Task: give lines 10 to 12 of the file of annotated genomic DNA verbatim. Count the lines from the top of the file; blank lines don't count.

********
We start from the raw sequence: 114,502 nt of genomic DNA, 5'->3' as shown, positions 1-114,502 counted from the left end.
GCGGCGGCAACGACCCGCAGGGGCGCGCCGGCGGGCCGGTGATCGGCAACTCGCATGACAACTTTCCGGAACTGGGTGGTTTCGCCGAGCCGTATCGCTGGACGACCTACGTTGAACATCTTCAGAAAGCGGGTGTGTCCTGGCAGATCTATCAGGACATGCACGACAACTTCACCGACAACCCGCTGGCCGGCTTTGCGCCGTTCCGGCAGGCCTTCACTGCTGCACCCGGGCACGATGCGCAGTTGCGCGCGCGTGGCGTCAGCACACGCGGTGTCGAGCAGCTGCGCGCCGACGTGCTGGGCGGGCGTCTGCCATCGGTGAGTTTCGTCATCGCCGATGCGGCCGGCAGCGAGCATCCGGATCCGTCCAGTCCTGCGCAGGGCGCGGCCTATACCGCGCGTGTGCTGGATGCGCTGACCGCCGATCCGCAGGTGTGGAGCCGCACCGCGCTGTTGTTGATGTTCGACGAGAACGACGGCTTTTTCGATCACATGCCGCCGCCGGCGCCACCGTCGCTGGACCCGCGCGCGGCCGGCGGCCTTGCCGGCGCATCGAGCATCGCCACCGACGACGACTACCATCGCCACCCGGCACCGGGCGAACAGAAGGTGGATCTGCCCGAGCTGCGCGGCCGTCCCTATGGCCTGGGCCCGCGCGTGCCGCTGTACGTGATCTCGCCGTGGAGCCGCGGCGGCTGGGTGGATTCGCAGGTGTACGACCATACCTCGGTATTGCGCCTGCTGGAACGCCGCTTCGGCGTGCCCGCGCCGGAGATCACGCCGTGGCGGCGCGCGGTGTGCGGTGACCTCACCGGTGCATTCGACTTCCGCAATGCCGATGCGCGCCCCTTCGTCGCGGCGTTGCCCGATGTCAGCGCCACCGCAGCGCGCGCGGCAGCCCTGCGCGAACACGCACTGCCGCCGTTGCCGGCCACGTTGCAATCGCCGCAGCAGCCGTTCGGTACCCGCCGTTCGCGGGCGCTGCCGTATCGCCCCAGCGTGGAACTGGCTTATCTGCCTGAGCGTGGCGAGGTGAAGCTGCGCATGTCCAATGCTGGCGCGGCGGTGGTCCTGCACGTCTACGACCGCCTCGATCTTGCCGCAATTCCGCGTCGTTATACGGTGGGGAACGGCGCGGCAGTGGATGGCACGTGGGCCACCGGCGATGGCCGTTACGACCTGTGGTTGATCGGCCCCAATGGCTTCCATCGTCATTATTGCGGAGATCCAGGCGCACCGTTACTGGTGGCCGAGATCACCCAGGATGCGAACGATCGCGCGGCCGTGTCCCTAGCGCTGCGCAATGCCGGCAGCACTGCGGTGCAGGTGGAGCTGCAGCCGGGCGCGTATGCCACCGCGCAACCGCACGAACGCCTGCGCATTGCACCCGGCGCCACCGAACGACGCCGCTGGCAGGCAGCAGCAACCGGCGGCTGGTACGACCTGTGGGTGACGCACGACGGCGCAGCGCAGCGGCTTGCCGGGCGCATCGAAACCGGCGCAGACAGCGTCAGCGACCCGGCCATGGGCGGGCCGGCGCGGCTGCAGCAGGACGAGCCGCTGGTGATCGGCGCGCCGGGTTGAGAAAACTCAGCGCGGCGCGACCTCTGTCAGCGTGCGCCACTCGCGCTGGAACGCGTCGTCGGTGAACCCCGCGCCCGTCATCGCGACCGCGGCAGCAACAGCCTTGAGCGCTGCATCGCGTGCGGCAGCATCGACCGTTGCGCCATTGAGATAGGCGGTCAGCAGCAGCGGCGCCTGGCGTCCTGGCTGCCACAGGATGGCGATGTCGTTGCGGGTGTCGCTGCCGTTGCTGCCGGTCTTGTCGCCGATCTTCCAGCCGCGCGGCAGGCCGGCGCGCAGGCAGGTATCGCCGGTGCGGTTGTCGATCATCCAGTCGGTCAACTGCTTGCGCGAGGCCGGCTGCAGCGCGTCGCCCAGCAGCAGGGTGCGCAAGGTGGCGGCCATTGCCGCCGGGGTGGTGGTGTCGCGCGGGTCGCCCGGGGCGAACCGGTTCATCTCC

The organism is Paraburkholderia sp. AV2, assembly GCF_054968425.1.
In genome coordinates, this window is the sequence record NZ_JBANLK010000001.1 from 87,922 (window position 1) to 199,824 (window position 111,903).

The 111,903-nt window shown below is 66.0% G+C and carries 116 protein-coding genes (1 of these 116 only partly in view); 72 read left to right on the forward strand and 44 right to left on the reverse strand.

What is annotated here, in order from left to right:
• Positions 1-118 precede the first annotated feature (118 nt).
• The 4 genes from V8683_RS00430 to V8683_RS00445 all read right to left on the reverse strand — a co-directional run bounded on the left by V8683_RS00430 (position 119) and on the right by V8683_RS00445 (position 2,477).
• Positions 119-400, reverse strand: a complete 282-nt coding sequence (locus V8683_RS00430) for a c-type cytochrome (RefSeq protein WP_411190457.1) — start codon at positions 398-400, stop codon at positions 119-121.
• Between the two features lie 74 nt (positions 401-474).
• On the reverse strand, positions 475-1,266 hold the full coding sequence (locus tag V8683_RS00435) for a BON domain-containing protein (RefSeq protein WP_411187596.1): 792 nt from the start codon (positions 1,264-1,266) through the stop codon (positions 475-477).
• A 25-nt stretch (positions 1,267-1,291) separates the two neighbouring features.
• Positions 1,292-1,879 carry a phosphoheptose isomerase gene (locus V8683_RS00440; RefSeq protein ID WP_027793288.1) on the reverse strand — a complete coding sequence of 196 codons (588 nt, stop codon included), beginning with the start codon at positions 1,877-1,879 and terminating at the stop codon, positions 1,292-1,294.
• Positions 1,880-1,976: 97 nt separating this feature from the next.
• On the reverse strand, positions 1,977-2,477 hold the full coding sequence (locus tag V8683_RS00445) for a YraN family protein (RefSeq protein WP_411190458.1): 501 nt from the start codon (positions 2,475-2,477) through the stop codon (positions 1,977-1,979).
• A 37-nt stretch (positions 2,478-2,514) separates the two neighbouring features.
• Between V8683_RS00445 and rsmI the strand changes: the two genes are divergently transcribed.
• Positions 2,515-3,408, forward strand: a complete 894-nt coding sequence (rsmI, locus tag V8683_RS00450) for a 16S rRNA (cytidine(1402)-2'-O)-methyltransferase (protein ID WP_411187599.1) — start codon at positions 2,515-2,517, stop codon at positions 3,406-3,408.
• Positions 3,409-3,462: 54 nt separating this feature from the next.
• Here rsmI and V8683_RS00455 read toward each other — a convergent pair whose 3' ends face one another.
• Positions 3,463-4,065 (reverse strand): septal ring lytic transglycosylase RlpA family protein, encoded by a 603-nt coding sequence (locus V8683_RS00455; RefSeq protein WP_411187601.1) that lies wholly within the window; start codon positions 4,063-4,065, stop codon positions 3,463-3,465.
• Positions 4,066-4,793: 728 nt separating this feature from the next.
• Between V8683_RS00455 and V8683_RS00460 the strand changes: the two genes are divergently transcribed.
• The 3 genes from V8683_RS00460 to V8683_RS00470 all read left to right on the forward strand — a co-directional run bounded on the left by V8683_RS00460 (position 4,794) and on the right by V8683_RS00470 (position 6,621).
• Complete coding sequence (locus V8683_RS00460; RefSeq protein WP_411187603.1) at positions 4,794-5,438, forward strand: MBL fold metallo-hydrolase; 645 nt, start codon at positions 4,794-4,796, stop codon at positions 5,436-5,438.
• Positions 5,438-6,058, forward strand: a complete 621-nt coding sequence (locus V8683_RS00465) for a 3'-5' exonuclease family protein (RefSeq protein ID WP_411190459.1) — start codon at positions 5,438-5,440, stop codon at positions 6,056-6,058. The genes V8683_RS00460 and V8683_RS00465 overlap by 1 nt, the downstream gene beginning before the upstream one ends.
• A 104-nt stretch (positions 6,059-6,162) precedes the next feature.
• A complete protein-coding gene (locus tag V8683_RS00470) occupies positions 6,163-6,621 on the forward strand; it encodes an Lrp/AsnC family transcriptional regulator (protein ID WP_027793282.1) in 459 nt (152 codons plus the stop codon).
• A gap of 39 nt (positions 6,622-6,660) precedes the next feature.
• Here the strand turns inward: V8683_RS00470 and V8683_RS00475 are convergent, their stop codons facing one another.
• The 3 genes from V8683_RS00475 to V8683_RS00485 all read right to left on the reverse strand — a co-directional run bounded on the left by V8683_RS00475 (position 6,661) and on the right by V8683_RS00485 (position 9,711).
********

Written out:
• Between the two features lie 74 nt (positions 401-474).
• On the reverse strand, positions 475-1,266 hold the full coding sequence (locus tag V8683_RS00435) for a BON domain-containing protein (RefSeq protein WP_411187596.1): 792 nt from the start codon (positions 1,264-1,266) through the stop codon (positions 475-477).
• A 25-nt stretch (positions 1,267-1,291) separates the two neighbouring features.